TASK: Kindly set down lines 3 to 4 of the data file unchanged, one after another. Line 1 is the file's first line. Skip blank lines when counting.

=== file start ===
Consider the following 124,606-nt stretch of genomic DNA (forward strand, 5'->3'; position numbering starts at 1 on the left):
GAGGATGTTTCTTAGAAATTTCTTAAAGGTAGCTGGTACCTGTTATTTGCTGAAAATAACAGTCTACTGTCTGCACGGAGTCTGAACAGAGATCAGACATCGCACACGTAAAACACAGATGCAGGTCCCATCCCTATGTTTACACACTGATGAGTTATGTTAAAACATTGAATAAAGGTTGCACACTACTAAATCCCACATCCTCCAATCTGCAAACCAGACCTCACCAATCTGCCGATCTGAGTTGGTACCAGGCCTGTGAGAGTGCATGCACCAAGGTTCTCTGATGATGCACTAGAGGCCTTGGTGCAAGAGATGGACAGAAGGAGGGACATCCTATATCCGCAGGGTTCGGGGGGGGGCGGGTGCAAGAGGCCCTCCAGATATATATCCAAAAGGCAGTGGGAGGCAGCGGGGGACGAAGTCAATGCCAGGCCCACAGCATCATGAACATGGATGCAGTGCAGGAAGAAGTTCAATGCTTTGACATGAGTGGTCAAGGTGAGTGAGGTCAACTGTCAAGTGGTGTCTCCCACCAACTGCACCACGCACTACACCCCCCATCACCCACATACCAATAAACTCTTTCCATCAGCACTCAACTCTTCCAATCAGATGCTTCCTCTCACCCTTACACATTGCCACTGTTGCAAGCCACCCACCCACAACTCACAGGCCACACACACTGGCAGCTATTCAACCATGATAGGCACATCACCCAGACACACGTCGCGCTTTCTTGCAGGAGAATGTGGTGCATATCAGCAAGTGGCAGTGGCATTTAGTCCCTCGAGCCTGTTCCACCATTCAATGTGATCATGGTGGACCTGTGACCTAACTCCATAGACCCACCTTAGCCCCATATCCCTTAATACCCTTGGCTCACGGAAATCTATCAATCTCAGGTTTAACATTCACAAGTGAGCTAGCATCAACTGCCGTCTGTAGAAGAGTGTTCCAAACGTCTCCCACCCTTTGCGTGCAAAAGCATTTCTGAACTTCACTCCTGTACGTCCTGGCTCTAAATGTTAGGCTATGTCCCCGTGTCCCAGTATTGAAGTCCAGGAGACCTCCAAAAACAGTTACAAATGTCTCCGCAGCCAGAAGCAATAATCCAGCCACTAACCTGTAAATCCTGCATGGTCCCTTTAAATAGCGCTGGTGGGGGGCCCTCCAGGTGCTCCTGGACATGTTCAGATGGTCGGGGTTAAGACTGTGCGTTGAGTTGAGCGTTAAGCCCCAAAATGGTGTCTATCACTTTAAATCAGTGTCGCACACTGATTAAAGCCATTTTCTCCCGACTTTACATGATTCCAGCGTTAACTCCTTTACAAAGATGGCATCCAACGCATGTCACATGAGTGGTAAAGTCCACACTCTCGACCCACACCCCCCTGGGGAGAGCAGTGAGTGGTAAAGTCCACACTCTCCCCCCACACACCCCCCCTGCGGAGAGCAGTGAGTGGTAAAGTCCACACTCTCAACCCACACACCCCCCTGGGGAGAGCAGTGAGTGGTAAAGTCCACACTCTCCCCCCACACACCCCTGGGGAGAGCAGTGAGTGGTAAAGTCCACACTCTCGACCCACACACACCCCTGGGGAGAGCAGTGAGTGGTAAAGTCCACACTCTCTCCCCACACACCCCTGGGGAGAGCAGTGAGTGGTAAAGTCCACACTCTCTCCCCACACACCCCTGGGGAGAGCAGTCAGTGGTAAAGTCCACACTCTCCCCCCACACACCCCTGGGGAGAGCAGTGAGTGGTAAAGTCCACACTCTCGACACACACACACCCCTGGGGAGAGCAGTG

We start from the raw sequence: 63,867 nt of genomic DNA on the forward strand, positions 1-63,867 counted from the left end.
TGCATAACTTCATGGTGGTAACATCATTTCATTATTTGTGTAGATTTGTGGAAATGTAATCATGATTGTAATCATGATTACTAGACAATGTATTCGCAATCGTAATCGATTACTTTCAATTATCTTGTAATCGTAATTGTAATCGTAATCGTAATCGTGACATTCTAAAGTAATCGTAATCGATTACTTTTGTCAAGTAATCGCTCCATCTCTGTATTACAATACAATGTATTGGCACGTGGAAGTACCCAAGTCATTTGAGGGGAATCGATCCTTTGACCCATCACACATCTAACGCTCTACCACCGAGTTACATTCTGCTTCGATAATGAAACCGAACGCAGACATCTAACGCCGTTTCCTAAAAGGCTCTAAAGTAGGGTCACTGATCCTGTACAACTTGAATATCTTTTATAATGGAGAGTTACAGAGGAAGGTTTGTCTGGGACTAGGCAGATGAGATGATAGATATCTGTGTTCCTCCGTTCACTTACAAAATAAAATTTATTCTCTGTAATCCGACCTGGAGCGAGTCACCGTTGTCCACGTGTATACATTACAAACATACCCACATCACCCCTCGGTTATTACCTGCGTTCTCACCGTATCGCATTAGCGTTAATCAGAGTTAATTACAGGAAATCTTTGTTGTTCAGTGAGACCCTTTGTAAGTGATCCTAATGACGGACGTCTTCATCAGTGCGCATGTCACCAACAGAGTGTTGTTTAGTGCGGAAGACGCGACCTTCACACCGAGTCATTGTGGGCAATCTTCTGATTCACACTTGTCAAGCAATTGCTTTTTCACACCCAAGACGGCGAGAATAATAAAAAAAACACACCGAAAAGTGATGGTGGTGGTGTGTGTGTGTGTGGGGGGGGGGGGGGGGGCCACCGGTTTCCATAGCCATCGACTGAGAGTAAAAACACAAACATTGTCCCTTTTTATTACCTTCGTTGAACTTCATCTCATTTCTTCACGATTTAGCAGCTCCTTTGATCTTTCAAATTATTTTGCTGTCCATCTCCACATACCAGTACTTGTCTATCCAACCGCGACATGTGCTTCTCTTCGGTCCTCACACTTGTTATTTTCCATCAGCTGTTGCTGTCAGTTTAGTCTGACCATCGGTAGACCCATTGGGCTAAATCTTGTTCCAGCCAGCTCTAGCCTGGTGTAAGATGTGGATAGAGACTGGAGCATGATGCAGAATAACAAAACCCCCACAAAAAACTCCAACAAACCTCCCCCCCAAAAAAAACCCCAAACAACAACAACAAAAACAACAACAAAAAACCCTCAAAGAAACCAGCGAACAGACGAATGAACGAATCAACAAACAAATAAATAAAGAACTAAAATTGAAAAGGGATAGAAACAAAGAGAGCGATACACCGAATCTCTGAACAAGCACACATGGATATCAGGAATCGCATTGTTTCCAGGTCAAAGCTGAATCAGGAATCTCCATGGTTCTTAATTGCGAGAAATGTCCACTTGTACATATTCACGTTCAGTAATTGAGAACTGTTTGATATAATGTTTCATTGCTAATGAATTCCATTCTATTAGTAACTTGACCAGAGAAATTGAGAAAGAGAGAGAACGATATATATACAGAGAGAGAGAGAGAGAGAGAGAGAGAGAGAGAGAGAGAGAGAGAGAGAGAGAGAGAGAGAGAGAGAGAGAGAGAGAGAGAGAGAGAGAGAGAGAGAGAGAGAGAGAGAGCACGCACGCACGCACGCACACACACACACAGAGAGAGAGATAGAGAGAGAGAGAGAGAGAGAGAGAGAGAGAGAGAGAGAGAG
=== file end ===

We start from the raw sequence: 63,867 nt of genomic DNA on the forward strand, positions 1-63,867 counted from the left end.
TGCATAACTTCATGGTGGTAACATCATTTCATTATTTGTGTAGATTTGTGGAAATGTAATCATGATTGTAATCATGATTACTAGACAATGTATTCGCAATCGTAATCGATTACTTTCAATTATCTTGTAATCGTAATTGTAATCGTAATCGTAATCGTGACATTCTAAAGTAATCGTAATCGATTACTTTTGTCAAGTAATCGCTCCATCTCTGTATTACAATACAATGTATTGGCACGTGGAAGTACCCAAGTCATTTGAGGGGAATCGATCCTTTGACCCATCACACATCTAACGCTCTACCACCGAGTTACATTCTGCTTCGATAATGAAACCGAACGCAGACATCTAACGCCGTTTCCTAAAAGGCTCTAAAGTAGGGTCACTGATCCTGTACAACTTGAATATCTTTTATAATGGAGAGTTACAGAGGAAGGTTTGTCTGGGACTAGGCAGATGAGATGATAGATATCTGTGTTCCTCCGTTCACTTACAAAATAAAATTTATTCTCTGTAATCCGACCTGGAGCGAGTCACCGTTGTCCACGTGTATACATTACAAACATACCCACATCACCCCTCGGTTATTACCTGCGTTCTCACCGTATCGCATTAGCGTTAATCAGAGTTAATTACAGGAAATCTTTGTTGTTCAGTGAGACCCTTTGTAAGTGATCCTAATGACGGACGTCTTCATCAGTGCGCATGTCACCAACAGAGTGTTGTTTAGTGCGGAAGACGCGACCTTCACACCGAGTCATTGTGGGCAATCTTCTGATTCACACTTGTCAAGCAATTGCTTTTTCACACCCAAGACGGCGAGAATAATAAAAAAAACACACCGAAAAGTGATGGTGGTGGTGTGTGTGTGTGTGGGGGGGGGGGGGGGGGCCACCGGTTTCCATAGCCATCGACTGAGAGTAAAAACACAAACATTGTCCCTTTTTATTACCTTCGTTGAACTTCATCTCATTTCTTCACGATTTAGCAGCTCCTTTGATCTTTCAAATTATTTTGCTGTCCATCTCCACATACCAGTACTTGTCTATCCAACCGCGACATGTGCTTCTCTTCGGTCCTCACACTTGTTATTTTCCATCAGCTGTTGCTGTCAGTTTAGTCTGACCATCGGTAGACCCATTGGGCTAAATCTTGTTCCAGCCAGCTCTAGCCTGGTGTAAGATGTGGATAGAGACTGGAGCATGATGCAGAATAACAAAACCCCCACAAAAAACTCCAACAAACCTCCCCCCCAAAAAAAACCCCAAACAACAACAACAAAAACAACAACAAAAAACCCTCAAAGAAACCAGCGAACAGACGAATGAACGAATCAACAAACAAATAAATAAAGAACTAAAATTGAAAAGGGATAGAAACAAAGAGAGCGATACACCGAATCTCTGAACAAGCACACATGGATATCAGGAATCGCATTGTTTCCAGGTCAAAGCTGAATCAGGAATCTCCATGGTTCTTAATTGCGAGAAATGTCCACTTGTACATATTCACGTTCAGTAATTGAGAACTGTTTGATATAATGTTTCATTGCTAATGAATTCCATTCTATTAGTAACTTGACCAGAGAAATTGAGAAAGAGAGAGAACGATATATATACAGAGAGAGAGAGAGAGAGAGAGAGAGAGAGAGAGAGAGAGAGAGAGAGAGAGAGAGAGAGAGAGAGAGAGAGAGAGAGAGAGAGAGAGAGAGAGAGAGAGAGAGAGAGAGCACGCACGCACGCACGCACACACACACACAGAGAGAGAGATAGAGAGAGAGAGAGAGAGAGAGAGAGAGAGAGAGAGAGAGAG